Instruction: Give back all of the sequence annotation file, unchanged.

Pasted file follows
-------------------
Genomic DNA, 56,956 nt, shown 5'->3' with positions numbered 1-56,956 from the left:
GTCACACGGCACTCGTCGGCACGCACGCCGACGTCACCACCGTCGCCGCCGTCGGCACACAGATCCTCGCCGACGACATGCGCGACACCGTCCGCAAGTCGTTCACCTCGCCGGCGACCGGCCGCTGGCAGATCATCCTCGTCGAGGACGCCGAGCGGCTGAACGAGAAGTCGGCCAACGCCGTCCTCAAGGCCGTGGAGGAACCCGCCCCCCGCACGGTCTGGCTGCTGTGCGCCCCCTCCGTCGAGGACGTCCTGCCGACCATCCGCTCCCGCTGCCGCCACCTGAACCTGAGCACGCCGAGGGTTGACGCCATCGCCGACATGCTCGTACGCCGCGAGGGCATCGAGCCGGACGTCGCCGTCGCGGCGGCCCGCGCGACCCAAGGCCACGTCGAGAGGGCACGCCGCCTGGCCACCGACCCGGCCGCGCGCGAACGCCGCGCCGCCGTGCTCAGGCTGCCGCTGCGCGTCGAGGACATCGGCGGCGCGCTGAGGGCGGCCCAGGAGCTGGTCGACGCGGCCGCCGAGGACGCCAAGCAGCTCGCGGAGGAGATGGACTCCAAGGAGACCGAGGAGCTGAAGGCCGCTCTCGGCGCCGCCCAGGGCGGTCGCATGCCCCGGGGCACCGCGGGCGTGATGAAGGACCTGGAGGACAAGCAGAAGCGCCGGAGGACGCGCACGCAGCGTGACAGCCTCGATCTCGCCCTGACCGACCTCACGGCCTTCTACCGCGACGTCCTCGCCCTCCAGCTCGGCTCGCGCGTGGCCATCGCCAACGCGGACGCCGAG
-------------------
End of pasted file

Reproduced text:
Genomic DNA, 56,956 nt, shown 5'->3' with positions numbered 1-56,956 from the left:
GTCACACGGCACTCGTCGGCACGCACGCCGACGTCACCACCGTCGCCGCCGTCGGCACACAGATCCTCGCCGACGACATGCGCGACACCGTCCGCAAGTCGTTCACCTCGCCGGCGACCGGCCGCTGGCAGATCATCCTCGTCGAGGACGCCGAGCGGCTGAACGAGAAGTCGGCCAACGCCGTCCTCAAGGCCGTGGAGGAACCCGCCCCCCGCACGGTCTGGCTGCTGTGCGCCCCCTCCGTCGAGGACGTCCTGCCGACCATCCGCTCCCGCTGCCGCCACCTGAACCTGAGCACGCCGAGGGTTGACGCCATCGCCGACATGCTCGTACGCCGCGAGGGCATCGAGCCGGACGTCGCCGTCGCGGCGGCCCGCGCGACCCAAGGCCACGTCGAGAGGGCACGCCGCCTGGCCACCGACCCGGCCGCGCGCGAACGCCGCGCCGCCGTGCTCAGGCTGCCGCTGCGCGTCGAGGACATCGGCGGCGCGCTGAGGGCGGCCCAGGAGCTGGTCGACGCGGCCGCCGAGGACGCCAAGCAGCTCGCGGAGGAGATGGACTCCAAGGAGACCGAGGAGCTGAAGGCCGCTCTCGGCGCCGCCCAGGGCGGTCGCATGCCCCGGGGCACCGCGGGCGTGATGAAGGACCTGGAGGACAAGCAGAAGCGCCGGAGGACGCGCACGCAGCGTGACAGCCTCGATCTCGCCCTGACCGACCTCACGGCCTTCTACCGCGACGTCCTCGCCCTCCAGCTCGGCTCGCGCGTGGCCATCGCCAACGCGGACGCCGAG